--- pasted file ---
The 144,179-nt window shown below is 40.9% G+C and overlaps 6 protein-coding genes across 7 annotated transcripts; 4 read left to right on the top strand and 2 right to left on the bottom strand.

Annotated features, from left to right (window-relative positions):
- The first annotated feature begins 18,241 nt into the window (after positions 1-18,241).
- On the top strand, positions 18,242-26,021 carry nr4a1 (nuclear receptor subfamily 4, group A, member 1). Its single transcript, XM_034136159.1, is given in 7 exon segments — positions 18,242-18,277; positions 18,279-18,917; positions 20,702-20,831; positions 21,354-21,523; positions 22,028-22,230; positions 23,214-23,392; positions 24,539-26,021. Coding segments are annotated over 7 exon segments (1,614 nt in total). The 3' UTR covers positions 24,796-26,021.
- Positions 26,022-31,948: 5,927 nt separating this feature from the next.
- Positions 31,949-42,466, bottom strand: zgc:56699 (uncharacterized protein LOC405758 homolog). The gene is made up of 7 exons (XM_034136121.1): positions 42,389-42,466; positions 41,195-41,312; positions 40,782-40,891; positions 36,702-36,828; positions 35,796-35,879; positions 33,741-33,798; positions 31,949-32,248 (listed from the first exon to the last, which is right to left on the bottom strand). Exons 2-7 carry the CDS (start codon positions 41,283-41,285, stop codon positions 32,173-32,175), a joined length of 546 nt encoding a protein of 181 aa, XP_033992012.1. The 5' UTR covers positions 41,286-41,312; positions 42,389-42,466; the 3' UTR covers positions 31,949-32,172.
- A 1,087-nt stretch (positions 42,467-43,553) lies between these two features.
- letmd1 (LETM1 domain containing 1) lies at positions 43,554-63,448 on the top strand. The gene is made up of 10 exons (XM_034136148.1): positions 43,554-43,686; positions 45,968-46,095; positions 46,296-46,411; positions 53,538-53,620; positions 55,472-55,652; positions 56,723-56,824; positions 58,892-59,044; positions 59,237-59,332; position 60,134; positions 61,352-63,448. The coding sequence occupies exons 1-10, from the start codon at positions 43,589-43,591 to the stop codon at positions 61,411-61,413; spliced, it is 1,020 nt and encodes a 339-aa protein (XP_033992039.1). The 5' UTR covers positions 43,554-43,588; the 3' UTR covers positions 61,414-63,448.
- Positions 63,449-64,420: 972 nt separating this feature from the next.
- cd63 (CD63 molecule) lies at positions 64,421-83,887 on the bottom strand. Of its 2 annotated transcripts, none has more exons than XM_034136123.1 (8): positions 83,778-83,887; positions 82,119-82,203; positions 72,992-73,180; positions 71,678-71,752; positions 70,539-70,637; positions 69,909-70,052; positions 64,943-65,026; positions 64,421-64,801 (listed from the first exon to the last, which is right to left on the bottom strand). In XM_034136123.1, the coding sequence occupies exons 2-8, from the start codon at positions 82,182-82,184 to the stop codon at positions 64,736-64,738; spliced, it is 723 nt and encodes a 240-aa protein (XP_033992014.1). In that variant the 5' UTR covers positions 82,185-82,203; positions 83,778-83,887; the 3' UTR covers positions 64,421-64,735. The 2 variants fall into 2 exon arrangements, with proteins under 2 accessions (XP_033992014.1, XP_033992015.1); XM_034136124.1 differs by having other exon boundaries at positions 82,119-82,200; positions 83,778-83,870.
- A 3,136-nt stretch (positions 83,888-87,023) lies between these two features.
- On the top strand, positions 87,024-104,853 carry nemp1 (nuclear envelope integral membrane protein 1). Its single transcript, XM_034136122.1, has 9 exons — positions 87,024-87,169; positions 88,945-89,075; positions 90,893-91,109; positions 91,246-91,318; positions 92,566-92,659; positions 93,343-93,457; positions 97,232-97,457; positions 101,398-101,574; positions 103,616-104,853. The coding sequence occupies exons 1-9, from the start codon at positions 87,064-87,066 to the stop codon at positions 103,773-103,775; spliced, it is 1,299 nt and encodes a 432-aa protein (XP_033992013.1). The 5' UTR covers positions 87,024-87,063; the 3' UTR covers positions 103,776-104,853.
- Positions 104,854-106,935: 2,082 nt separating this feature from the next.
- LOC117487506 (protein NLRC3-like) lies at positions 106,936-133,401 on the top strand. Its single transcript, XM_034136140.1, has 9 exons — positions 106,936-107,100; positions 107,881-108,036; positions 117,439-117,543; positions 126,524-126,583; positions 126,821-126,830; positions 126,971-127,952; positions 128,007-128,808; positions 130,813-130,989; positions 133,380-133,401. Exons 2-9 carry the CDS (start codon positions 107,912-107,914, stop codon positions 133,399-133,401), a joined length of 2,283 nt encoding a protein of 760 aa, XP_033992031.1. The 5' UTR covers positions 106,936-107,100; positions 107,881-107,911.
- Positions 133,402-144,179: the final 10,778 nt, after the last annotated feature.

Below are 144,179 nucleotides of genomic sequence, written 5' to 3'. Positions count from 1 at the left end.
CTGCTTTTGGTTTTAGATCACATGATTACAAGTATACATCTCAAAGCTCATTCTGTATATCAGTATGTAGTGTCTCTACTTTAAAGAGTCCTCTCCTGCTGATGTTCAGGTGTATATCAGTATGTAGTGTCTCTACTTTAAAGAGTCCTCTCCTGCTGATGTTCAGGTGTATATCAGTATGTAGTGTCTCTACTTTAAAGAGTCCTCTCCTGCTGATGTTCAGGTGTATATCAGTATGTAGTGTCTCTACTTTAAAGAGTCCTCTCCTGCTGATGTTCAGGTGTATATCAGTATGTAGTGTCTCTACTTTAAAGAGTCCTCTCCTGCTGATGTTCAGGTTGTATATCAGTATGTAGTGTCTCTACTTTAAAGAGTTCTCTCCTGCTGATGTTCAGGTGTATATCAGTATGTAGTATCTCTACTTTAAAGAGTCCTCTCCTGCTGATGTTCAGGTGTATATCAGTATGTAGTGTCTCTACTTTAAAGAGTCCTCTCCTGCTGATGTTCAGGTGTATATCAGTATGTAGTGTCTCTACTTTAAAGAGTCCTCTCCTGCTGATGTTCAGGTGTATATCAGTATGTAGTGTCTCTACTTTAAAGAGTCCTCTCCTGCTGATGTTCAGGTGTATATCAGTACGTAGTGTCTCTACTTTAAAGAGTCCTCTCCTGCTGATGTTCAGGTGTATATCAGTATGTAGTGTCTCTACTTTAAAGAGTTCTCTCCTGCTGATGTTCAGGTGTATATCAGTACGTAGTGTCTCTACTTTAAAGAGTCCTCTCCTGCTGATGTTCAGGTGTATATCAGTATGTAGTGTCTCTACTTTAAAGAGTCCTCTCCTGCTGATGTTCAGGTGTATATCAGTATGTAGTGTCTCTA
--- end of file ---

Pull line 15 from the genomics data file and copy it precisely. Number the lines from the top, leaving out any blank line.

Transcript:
- Positions 133,402-144,179: the final 10,778 nt, after the last annotated feature.